3. Chives

You can sprinkle them on potatoes, in omelets, on salads, and in sauces—no matter how you use them, chives help pump up the flavor of many popular dishes. Sears says one of her favorite ways to use chives is when grilling fish and whipping up a homemade dumpling sauce.

4. Mint

Great in foods and drinks alike, mint can be used in various ways in the kitchen. “Mint is a source of vitamin A, as well as folate and iron,” says Maeng. “Menthol in mint tea, in particular, can be helpful when experiencing menstrual cramps during your period due to its direct impact on a receptor called Transient Receptor Potential Melastatin–8 (TRPM8).”

5. Sage

Sage. For an earthy, savory effect, Sears recommends adding sage to your kitchen garden. “My favorite quick and easy weeknight dinner is mushroom ravioli tossed in a brown butter sage sauce,” she shares. “This classic Northern Italian sauce takes five minutes to prepare and the fresh sage sizzled in the butter smells and tastes amazing. Don’t forget to grate a little bit of Parmigiano Reggiano cheese on top!”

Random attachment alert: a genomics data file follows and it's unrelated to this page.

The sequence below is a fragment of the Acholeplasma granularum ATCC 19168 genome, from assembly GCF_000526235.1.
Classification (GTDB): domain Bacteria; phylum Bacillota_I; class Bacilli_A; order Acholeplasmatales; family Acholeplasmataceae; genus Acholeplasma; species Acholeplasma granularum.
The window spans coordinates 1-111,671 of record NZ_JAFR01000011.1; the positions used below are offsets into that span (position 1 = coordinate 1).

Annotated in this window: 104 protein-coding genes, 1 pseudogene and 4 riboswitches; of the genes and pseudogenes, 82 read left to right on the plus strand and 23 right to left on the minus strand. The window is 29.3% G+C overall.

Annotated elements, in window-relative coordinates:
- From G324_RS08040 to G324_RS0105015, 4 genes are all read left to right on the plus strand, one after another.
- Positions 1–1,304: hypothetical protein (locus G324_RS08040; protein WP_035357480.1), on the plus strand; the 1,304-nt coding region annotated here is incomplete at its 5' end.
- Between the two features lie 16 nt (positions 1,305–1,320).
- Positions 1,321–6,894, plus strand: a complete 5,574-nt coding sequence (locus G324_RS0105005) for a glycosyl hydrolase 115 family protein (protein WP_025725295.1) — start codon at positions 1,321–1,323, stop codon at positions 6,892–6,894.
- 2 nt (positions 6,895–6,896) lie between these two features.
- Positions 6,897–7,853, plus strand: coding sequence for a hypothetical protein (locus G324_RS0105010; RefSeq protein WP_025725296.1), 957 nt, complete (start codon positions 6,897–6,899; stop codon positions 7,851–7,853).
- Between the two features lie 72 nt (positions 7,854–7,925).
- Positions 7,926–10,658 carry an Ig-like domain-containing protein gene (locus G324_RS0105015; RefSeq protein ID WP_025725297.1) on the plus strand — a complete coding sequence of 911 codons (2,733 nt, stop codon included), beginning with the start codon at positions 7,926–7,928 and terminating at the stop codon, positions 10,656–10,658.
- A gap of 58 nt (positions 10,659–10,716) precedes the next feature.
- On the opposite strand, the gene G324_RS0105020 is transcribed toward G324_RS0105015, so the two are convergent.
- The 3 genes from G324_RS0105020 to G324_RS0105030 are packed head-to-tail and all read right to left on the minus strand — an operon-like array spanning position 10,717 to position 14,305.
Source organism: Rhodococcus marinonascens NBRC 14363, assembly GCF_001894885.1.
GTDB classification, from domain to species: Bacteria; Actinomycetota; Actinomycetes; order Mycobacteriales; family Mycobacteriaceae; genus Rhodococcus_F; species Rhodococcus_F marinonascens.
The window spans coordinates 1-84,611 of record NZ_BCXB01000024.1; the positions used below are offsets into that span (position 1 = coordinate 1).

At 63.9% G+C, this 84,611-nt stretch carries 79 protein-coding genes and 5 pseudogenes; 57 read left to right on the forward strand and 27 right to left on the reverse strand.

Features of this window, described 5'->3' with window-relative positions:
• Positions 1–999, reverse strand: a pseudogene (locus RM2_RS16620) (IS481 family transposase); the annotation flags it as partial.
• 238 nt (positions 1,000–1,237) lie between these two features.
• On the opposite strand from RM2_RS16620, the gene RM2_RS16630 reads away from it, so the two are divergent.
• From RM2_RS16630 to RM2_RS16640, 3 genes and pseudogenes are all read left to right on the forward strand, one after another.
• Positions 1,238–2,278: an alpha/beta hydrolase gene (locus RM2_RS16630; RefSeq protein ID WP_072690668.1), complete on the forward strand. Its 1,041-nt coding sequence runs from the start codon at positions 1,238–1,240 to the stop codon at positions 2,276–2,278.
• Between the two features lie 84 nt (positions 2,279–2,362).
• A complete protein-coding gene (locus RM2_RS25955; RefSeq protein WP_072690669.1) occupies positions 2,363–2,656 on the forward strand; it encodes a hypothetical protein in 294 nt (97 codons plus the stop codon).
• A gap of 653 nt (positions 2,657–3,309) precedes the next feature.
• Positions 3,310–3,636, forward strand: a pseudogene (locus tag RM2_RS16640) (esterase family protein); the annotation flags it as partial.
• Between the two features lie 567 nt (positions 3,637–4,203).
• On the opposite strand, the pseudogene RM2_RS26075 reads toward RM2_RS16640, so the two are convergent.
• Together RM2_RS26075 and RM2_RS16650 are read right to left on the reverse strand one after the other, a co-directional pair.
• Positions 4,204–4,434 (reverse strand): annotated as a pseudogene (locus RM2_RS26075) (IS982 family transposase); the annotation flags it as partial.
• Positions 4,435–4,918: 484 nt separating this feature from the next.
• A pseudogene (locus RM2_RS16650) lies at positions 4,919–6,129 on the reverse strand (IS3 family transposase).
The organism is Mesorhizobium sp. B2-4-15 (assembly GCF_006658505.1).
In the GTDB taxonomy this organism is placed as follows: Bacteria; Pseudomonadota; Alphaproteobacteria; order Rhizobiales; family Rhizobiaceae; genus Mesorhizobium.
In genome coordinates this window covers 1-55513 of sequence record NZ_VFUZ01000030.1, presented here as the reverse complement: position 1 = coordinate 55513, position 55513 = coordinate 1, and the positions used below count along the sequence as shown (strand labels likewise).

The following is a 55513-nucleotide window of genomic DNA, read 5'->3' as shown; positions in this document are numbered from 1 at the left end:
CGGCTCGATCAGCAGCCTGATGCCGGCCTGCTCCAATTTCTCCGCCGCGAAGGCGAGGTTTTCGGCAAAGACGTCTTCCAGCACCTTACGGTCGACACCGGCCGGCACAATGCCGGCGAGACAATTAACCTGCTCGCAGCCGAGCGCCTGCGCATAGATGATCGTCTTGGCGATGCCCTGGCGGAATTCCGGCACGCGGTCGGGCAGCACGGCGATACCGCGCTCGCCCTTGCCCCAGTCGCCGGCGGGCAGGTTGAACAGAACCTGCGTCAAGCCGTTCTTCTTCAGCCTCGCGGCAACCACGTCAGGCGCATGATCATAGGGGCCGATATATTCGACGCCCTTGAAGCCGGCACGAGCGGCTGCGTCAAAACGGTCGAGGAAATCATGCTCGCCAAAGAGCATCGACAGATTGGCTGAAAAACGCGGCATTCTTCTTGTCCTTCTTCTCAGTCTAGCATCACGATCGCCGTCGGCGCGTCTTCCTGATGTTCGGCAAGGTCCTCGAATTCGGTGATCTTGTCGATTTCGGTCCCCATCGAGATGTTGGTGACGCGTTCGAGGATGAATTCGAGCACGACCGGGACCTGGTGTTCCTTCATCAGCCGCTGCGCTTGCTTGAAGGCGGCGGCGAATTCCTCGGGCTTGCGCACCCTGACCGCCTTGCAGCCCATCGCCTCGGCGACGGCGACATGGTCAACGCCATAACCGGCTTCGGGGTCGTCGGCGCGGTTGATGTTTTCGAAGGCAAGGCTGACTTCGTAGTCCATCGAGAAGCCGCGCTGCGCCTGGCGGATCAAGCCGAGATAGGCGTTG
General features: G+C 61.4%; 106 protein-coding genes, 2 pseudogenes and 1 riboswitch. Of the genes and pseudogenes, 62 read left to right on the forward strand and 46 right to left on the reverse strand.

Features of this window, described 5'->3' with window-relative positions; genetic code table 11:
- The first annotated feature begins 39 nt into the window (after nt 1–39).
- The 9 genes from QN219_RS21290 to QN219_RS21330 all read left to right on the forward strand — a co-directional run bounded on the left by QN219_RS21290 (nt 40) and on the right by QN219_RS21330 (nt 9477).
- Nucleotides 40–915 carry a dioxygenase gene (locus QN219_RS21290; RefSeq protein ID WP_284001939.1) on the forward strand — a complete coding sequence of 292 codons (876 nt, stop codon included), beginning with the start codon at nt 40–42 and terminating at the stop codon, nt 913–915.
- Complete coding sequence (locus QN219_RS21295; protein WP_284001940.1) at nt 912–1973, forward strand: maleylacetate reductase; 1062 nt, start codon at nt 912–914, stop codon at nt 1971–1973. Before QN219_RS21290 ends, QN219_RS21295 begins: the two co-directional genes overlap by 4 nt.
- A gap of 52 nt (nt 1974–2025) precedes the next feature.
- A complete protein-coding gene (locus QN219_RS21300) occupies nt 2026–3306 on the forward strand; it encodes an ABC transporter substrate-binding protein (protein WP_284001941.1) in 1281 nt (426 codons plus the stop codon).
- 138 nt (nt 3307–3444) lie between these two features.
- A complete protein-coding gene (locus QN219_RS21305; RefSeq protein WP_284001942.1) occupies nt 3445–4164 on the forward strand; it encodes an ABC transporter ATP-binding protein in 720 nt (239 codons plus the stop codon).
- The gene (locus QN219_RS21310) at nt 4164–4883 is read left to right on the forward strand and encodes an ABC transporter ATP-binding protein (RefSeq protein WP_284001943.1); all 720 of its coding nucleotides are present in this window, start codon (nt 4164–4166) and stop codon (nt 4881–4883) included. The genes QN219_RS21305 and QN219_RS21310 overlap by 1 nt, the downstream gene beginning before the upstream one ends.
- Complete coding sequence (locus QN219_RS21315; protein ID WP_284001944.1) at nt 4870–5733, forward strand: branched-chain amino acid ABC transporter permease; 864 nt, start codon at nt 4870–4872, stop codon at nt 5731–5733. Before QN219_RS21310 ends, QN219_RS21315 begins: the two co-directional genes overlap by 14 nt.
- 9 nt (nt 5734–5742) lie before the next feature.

Flavor aside, Maeng says that sage is high in antioxidants and minerals, such as magnesium, copper, and zinc. “In eastern medicine, sage tea is used to treat coughs as they believe that it is an expectorant,” she adds. “Personally, I use sage to make this fragrant and delicious fried sage salsa verde.”

6. Thyme

Although most people don’t think of thyme when they think of mint (and its flavor profile), Maeng points out that thyme is a perennial herb that belongs to the mint family. “Thymol found in thyme is known for its antiviral, antibacterial, and antifungal properties,” she adds, noting that thyme oil is often used to prevent gingivitis for this reason. “I love using thyme in many dishes I make at home from dressings to sauces but it pairs especially well with seafood.”

Sears adds to this, noting that thyme is a great perennial herb for marinades. “I chop some up, mix it with olive oil and salt and pepper, then toss with cubed butternut squash,” she says. “Spread out the squash on a baking sheet and roast at 400 degrees for about 35 minutes until golden and tender. Divine.”

7. Rosemary

Rosemary is another perennial herb that’s especially delicious in marinades. “Rosemary oil is high in antioxidants but more interestingly a few small studies showed that rosemary oil, when inhaled, can improve alertness without side effects or complications,” Maeng says, noting that rosemary oil can help shift workers stay alert. “Rosemary pairs very well with meat dishes, sauces, and dressings. If you have any leftover rosemary sprigs, you can either freeze them or use them as an air freshener!”

8. Basil

Basil is especially popular in pasta dishes, particularly because of the way it pairs with pomodoro sauce, as well as pesto. “Basil is high in many vitamins and minerals but it is especially abundant in antioxidants such as lutein and zeaxanthin,” Maeng says. “Lutein belongs to the carotenoid group which is essential for eye health.”